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5 Under-Exploited Ways To Build An Email List

When it comes to building email lists, there are countless ways to do so. Most traditional marketing channels work well. You promote your list on them as you do your business. But there are additional things you can do to.

Some of them are glaringly obvious. But because they are, they're also easy to miss. Others may be new to you. Either way, here are some that I and several of my clients have used, which proved to be quite effective.

1. Forms

Just ask people to join. Simple suggestion, I know, but the point is that you want to ask as often and in as many places as you can on your website or any of your marketing assets — without being intrusive or distracting.

Let's call it LBO or “list-building optimization.”

I have optin forms in three major locations on my website: in the footer section of every page, on its own dedicated page, and in popups.

You should have a page dedicated to promoting your list. Much like a landing page, it shows the benefits of subscribing to your list, provides testimonials if possible, and maybe offers an incentive or two.

As for popups, I avoid having popups hit people over the head. So I use rules, which will trigger them only when conditions are met. For example, a popup will appear when scrolling about 50% down an article or after a period of time.

There are plenty of popup tools out there, and many of them offer rules and triggers like these, such as referrer-based, event-based (e.g., watching a video), or intent-based (e.g., leaving the site), and so on.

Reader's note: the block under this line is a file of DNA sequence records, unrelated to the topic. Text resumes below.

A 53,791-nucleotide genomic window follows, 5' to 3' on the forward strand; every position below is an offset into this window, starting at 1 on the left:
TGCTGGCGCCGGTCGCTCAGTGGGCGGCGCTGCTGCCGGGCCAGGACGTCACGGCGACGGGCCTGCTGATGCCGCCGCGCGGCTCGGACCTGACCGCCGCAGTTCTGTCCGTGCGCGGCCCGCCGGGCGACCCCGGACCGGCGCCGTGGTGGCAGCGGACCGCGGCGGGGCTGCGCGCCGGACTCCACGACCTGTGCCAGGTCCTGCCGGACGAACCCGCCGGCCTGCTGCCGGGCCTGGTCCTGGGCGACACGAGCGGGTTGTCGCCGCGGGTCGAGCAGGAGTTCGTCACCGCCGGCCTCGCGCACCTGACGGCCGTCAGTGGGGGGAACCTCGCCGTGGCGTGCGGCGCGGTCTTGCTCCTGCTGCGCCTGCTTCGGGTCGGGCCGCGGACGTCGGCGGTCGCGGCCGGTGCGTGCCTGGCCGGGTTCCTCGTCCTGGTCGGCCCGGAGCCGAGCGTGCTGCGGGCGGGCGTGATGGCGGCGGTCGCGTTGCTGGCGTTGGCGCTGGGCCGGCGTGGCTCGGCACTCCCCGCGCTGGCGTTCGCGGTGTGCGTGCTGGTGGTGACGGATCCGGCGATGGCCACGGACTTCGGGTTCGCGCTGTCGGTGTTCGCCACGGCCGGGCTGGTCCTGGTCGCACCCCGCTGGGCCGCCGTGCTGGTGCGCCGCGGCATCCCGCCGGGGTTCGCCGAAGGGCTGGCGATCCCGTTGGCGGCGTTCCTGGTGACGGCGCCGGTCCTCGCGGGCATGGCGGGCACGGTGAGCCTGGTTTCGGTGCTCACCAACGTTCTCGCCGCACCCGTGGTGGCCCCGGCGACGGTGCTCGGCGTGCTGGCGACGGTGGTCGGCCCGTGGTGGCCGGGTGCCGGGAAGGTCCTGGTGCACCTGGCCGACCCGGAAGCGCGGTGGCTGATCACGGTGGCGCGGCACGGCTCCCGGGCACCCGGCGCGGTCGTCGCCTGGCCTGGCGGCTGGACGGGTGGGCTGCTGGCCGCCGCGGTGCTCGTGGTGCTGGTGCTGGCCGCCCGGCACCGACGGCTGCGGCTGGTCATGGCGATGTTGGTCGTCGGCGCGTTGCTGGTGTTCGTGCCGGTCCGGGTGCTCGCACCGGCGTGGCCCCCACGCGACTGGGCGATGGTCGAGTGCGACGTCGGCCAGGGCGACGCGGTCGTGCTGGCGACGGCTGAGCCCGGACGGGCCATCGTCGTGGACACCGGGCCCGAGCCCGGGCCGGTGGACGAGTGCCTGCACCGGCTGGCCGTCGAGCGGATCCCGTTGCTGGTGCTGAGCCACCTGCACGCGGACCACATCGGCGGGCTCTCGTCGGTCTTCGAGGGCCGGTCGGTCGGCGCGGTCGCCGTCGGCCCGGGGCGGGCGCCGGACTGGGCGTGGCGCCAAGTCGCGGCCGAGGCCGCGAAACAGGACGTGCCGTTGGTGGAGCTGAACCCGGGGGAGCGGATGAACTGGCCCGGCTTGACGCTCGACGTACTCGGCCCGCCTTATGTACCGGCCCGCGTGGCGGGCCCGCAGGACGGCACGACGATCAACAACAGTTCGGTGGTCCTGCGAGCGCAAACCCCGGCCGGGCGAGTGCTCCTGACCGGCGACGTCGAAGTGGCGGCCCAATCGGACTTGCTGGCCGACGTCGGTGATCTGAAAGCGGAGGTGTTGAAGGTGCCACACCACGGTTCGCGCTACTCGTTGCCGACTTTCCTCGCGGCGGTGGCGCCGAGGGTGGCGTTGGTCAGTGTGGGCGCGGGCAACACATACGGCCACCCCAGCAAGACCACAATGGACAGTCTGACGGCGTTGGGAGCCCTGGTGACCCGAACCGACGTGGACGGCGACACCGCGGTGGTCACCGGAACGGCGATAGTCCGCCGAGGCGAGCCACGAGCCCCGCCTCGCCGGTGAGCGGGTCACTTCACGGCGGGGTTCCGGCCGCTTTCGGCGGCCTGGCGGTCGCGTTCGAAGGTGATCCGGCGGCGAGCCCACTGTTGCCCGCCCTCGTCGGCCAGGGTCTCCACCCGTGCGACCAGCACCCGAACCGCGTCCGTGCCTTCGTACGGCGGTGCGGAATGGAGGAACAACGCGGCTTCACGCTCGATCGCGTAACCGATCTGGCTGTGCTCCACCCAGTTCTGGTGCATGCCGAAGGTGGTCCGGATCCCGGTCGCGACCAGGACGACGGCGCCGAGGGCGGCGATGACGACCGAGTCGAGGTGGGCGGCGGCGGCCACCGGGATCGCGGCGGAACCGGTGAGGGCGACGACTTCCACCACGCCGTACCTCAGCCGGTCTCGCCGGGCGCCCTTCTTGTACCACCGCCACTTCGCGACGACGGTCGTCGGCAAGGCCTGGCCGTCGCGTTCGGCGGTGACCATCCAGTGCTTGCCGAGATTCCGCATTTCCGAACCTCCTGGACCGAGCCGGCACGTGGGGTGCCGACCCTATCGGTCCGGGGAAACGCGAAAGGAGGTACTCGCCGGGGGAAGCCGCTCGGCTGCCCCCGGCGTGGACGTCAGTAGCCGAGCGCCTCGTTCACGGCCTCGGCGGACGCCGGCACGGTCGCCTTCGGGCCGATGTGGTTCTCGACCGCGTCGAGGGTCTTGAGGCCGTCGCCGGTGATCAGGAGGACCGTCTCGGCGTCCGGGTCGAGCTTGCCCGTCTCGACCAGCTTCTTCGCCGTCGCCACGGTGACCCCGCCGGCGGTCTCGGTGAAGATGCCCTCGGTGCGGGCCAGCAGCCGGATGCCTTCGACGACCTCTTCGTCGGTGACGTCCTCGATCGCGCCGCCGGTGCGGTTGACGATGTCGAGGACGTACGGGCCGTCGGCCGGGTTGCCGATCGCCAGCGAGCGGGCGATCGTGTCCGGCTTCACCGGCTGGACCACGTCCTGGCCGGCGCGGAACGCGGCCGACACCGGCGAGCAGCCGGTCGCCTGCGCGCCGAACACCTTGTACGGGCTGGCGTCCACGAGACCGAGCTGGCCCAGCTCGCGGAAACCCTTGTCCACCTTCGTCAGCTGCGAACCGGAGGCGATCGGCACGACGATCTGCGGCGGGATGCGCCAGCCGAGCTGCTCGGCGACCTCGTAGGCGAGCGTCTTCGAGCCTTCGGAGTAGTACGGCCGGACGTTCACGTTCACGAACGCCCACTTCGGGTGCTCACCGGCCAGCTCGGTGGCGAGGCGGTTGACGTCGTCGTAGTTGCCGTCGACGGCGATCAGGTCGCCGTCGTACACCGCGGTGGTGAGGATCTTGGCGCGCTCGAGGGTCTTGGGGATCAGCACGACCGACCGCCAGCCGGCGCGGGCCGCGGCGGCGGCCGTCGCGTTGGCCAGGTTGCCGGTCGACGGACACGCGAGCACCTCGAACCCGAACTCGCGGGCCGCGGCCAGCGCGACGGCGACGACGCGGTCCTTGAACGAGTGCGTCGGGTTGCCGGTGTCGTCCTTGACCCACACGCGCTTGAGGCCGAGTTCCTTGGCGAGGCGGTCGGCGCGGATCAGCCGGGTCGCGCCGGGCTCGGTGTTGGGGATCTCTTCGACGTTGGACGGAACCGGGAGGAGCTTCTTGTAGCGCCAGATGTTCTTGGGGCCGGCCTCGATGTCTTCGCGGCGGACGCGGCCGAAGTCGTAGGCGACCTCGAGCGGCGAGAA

2. Events

If you're like many professionals, you conduct online events, particularly in these times of forced remote work. You might offer live classes, webinars, livestreams, podcasts, or virtual meetups.

However, while events usually create awareness about your business, it's also a perfect opportunity to promote your email list. You can either promote the list directly, or promote some kind of incentive or lead magnet that gets people to subscribe (I'll return to this)

With permission, you can mention your list while taking part in other people's events, such as being interviewed or appearing as a guest on podcasts. I prefer having a dedicated page or landing page for your list for this reason.

There are three ways to promote lists during events: bumpers, bios, or blends.

  • Bumpers are ads at the beginning or end of the event. Your newsletter is the event's sponsor, if you will. It can also be your lead magnet.
  • Bios are descriptions of the hosts or guests appearing on the online event. It's an opportunity for attendees to learn more about you, which includes your email list.
  • Blends are mentions of your newsletter or lead magnet throughout your event. They can appear as direct calls-to-action or subtle links. For example, one professional I know does regular livestreams on YouTube. He includes, at the bottom strip of each video, a link to join a list to be notified of future shows.

3. Pins

Every professional should have their own social media pages. You don't need to be active on every one, just the ones where your target market congregates. Sometimes, they can be groups or communities within social networks, and not the network as a whole.

But in either case, make a point to use your “about” section, or the section where you include your website link, that drives people to your list. You can even make a pinned post or comment that appears at the top of the page.